Like a pair of non-raptured souls trying to get into heaven, Seth Rogen and Evan Goldberg have a hard time giving up. The comedy power duo has proved stubbornly unwilling to let go of promising ideas that take time to develop—and it’s an instinct that’s helped sustain their Hollywood ascension long enough to make a movie about the end of the world.
Rogen and Goldberg conceived their screenwriting breakthrough, the high school-set Superbad, when they were a few years younger than the film’s lead characters. The Vancouver teenagers had no way of getting it made, though. After Rogen began to pop a decade later with acting and producing roles in Judd Apatow’s movies, he and his partner had the clout to get any number of screenplay ideas off the ground. Instead, they chose to finally make Superbad a reality, and the film ended up being a huge hit. Now the two are hoping for similar success with This Is the End, the apocalyptic horror comedy that has dogged them for the past six years.
"Everything we do has a survival-of-the-fittest attitude," Goldberg says.
Take This is the End, for example. The film was born as an 8-minute short the two wrote in the mid-aughts. Jay and Seth Vs. the Apocalypse had the same basic premise as the film in its current form: famous friends stuck in a shack during armageddon. Budding director and friend Jason Stone shot the film, which took about $2,000 and 20 hours to make. It turned out solid, but unsatisfying, however, so Stone had the idea to cut the footage into a trailer, which is all that ever saw the light of day for a long time. Although it was enough to keep interest in the project for years to come, it was uncertain whether the movie the trailer promised would ever arrive.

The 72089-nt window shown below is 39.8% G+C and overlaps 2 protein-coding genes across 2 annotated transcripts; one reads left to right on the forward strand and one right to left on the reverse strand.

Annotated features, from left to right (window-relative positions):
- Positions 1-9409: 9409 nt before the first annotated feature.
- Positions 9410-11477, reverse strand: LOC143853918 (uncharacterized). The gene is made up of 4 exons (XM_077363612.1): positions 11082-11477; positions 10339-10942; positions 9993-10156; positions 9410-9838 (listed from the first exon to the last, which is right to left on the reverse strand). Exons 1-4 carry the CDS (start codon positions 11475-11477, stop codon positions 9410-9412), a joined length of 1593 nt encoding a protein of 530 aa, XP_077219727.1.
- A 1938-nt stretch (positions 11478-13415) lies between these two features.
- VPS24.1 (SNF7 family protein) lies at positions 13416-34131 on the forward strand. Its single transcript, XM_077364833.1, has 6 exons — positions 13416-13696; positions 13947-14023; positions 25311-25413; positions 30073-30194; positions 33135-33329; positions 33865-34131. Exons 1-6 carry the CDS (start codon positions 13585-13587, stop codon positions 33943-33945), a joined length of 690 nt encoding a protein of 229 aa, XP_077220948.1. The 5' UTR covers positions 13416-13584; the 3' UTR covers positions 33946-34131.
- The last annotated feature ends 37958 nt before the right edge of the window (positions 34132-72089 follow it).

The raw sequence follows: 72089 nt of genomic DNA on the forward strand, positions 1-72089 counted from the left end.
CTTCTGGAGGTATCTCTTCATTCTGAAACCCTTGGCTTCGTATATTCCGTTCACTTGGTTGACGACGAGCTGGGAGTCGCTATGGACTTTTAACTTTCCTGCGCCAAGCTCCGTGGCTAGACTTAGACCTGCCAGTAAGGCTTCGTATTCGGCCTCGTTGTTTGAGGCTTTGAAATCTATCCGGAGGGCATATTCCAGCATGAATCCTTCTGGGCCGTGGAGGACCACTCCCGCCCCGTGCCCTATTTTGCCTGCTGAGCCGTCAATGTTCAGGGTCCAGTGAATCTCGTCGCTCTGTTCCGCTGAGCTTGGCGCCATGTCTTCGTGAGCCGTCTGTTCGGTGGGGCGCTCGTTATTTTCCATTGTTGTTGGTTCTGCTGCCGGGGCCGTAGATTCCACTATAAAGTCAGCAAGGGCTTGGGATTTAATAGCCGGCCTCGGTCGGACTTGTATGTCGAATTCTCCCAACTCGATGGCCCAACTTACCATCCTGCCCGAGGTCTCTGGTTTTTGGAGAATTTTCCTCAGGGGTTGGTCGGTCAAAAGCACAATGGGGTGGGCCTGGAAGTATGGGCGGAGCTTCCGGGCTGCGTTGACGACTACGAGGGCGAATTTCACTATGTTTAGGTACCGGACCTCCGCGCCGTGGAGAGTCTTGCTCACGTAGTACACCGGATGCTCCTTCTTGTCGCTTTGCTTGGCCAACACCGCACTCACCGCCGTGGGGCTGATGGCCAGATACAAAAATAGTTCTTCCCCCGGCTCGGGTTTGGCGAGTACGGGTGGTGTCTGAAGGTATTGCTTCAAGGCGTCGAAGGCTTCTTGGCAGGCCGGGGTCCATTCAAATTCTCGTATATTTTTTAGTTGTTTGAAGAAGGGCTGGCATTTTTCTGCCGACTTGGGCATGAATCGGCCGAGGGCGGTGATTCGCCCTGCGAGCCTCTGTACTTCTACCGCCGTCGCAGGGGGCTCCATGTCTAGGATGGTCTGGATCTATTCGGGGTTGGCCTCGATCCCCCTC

"We always talked about it, but we could never figure out that golden idea that’d make it more than just an apocalypse movie that was funny," Goldberg says. "We also always had a separate idea to have actors play themselves. And slowly we realized that this apocalypse idea could be about these people trapped together who turn on each other and support one another and that the dynamics between this group of friends is perfect for a group of Hollywood actors marginally perceived as friends."
The writing duo’s primary goal before officially starting on the film was to stuff the main six roles with outsize comedic talent. Rogen and Goldberg called former collaborators Craig Robinson, Jonah Hill, James Franco, and Danny McBride individually, and asked them to round out their cast. Jay Baruchel, the titular lead of Jay and Seth, was already on board. Rather than asking the guys to sign binding contracts, the pair asked for permission to tailor the characters specifically to each of them. The group of actors—each of whom graduated magna cum laude from Apatow Academy—miraculously all agreed.
Now the screenwriters just had to figure out who would direct.
"It took us a long time to feel comfortable with directing a movie," Rogen says, "but we knew it would definitely be useful if we directed this one. We thought the guys would probably be more receptive to doing the type of stuff we wanted to explore if it was their friends they were doing it for."
"We’d always said that we’d probably direct something one day," Goldberg adds, "but we didn’t know if it was when we were 30 years old or 40. We always had to say, Can we do this better than Greg Mottola, or Judd, or David Gordon Green, or any of the directors we’ve worked with? And most of the time, the answer was, I don’t know, but this was the first time the answer was, Yes."